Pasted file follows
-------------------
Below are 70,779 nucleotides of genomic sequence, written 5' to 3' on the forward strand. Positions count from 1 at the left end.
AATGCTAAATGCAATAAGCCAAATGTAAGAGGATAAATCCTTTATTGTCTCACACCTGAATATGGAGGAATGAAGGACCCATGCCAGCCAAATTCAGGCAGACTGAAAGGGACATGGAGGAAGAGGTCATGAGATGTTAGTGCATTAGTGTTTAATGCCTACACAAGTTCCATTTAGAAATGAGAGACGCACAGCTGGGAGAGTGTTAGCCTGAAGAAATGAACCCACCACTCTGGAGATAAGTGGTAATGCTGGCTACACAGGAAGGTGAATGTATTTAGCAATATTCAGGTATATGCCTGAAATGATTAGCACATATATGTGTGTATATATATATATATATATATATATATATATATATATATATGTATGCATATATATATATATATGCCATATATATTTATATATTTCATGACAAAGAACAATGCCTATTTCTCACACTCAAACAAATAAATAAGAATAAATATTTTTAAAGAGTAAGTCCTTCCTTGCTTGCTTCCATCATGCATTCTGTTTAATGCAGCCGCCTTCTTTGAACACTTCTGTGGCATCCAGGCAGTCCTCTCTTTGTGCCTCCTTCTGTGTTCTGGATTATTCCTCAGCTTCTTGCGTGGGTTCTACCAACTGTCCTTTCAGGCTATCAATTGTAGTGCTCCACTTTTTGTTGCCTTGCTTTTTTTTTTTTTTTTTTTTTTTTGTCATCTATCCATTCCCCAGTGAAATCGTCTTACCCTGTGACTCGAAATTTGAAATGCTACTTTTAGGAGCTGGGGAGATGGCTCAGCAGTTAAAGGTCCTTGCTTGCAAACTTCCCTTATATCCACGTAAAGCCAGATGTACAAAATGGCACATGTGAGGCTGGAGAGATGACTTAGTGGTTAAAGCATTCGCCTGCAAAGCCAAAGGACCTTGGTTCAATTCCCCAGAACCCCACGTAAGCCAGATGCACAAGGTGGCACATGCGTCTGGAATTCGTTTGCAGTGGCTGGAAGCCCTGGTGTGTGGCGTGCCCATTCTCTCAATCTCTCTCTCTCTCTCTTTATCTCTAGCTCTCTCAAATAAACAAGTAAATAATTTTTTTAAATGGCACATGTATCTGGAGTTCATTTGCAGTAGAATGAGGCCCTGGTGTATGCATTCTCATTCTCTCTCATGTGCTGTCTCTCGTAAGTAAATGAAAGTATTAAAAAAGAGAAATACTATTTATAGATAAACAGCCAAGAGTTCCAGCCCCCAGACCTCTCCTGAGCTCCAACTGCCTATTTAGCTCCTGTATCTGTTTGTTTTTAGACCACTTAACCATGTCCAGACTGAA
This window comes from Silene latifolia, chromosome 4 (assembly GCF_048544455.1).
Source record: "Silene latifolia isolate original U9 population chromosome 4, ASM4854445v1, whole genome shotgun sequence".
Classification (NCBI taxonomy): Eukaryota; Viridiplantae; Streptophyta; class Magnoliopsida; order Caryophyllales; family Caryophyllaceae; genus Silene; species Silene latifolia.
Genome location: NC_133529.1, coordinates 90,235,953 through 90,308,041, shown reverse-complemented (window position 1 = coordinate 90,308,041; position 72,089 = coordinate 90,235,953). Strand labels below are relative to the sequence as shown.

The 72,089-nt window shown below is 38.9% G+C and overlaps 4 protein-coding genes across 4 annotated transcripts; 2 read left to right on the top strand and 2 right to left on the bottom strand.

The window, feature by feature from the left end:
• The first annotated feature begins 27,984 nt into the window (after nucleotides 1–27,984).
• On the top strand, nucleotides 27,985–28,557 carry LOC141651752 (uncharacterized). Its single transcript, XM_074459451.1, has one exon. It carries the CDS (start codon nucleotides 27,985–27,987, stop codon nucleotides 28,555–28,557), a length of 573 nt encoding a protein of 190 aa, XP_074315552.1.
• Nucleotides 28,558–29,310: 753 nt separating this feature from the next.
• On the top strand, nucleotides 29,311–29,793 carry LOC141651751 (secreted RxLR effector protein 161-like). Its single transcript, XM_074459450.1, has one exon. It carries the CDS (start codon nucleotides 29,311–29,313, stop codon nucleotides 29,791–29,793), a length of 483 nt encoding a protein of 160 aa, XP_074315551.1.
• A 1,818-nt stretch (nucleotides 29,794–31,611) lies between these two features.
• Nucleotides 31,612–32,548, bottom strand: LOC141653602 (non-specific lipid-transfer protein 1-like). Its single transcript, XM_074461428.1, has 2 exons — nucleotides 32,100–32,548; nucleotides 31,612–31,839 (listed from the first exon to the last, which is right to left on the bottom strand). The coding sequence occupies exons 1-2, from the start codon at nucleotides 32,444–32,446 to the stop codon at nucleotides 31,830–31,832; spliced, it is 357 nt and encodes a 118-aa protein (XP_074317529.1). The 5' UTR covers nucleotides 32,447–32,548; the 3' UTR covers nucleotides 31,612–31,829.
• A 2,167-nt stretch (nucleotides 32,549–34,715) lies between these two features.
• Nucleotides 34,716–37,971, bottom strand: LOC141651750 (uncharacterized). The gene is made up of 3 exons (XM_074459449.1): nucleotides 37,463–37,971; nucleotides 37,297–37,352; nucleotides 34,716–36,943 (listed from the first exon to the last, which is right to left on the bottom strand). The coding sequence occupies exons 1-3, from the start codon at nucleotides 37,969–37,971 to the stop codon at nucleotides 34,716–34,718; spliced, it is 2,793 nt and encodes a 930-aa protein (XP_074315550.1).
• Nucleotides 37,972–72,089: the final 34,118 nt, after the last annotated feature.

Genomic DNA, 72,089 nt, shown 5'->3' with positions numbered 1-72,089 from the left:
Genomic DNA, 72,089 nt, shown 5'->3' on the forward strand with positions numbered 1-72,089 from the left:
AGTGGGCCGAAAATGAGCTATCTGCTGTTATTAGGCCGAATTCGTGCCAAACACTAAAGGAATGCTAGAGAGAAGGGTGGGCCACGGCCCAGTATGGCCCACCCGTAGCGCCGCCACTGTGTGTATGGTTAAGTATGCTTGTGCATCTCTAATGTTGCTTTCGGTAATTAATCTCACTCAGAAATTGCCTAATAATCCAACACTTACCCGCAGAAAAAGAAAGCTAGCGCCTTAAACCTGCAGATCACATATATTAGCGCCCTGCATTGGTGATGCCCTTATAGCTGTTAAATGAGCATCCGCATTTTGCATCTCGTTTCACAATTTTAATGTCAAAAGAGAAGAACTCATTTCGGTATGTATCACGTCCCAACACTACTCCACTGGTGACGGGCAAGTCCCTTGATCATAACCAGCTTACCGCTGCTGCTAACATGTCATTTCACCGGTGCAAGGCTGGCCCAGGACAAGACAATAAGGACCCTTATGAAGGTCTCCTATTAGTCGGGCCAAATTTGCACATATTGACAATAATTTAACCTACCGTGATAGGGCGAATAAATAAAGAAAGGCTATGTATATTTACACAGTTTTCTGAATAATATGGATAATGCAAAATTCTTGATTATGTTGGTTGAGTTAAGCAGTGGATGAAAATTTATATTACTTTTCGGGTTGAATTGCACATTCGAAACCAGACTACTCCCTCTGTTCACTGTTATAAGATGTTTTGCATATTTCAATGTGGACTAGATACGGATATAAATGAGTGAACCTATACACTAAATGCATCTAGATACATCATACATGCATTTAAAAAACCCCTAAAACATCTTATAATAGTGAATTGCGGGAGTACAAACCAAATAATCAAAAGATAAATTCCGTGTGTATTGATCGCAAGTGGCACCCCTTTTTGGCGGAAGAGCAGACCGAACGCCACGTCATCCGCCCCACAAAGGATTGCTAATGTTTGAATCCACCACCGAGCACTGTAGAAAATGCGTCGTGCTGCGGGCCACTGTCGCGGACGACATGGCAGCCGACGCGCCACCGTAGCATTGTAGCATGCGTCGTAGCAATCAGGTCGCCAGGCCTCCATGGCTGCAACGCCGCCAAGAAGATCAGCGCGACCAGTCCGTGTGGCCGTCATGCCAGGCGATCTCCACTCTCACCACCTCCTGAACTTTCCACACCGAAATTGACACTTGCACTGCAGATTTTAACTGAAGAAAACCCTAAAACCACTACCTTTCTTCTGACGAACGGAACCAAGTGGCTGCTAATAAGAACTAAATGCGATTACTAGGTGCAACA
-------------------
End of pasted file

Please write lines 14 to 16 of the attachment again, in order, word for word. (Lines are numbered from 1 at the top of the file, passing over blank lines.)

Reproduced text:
• Nucleotides 31,612–32,548, bottom strand: LOC141653602 (non-specific lipid-transfer protein 1-like). Its single transcript, XM_074461428.1, has 2 exons — nucleotides 32,100–32,548; nucleotides 31,612–31,839 (listed from the first exon to the last, which is right to left on the bottom strand). The coding sequence occupies exons 1-2, from the start codon at nucleotides 32,444–32,446 to the stop codon at nucleotides 31,830–31,832; spliced, it is 357 nt and encodes a 118-aa protein (XP_074317529.1). The 5' UTR covers nucleotides 32,447–32,548; the 3' UTR covers nucleotides 31,612–31,829.
• A 2,167-nt stretch (nucleotides 32,549–34,715) lies between these two features.
• Nucleotides 34,716–37,971, bottom strand: LOC141651750 (uncharacterized). The gene is made up of 3 exons (XM_074459449.1): nucleotides 37,463–37,971; nucleotides 37,297–37,352; nucleotides 34,716–36,943 (listed from the first exon to the last, which is right to left on the bottom strand). The coding sequence occupies exons 1-3, from the start codon at nucleotides 37,969–37,971 to the stop codon at nucleotides 34,716–34,718; spliced, it is 2,793 nt and encodes a 930-aa protein (XP_074315550.1).